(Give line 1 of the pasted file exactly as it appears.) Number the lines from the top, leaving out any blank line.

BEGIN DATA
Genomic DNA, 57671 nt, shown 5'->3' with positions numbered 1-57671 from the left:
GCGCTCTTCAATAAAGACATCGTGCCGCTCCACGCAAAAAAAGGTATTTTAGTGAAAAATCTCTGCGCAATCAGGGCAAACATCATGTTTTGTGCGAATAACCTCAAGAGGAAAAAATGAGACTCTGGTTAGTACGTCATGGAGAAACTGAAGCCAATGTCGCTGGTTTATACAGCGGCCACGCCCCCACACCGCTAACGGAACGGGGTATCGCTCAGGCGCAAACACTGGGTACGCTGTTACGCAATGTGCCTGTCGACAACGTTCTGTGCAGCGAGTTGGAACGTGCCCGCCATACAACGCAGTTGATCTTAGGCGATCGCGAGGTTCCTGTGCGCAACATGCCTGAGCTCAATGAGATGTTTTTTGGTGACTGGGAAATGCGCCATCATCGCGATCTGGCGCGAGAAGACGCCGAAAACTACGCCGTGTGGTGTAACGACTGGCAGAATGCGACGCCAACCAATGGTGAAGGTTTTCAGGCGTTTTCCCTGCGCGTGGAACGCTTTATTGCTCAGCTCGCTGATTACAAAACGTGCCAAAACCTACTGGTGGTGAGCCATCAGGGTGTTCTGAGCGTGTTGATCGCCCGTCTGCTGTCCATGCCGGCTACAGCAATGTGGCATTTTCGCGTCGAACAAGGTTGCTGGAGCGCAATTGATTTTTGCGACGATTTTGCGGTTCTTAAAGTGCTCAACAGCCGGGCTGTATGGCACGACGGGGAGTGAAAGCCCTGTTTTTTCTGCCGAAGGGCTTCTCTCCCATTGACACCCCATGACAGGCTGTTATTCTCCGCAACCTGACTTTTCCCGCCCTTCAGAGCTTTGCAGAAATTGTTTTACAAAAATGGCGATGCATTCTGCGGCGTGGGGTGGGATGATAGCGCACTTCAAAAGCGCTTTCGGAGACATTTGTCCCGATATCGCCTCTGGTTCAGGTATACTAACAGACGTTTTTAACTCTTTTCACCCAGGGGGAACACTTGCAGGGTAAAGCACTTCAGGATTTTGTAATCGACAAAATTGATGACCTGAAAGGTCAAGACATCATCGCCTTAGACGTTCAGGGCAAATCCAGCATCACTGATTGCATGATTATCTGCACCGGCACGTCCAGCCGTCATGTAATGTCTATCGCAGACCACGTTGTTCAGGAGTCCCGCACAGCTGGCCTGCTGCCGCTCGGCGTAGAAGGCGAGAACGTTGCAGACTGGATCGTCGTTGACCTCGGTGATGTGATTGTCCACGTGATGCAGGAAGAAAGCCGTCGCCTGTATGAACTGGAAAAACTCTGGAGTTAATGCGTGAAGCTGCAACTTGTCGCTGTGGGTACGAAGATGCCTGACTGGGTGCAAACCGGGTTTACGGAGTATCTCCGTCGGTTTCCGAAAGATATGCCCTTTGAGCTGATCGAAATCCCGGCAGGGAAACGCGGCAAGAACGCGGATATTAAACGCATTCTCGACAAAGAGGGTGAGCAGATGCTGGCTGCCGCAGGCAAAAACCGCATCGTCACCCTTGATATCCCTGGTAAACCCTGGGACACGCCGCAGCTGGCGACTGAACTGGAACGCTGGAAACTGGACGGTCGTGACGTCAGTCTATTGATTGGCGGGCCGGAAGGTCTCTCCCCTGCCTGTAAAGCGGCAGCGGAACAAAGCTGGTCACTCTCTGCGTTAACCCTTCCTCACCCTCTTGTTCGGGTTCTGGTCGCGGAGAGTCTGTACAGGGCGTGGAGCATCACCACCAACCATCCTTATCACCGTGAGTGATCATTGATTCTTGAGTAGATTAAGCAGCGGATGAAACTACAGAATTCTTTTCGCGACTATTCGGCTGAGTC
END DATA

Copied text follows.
Genomic DNA, 57671 nt, shown 5'->3' with positions numbered 1-57671 from the left: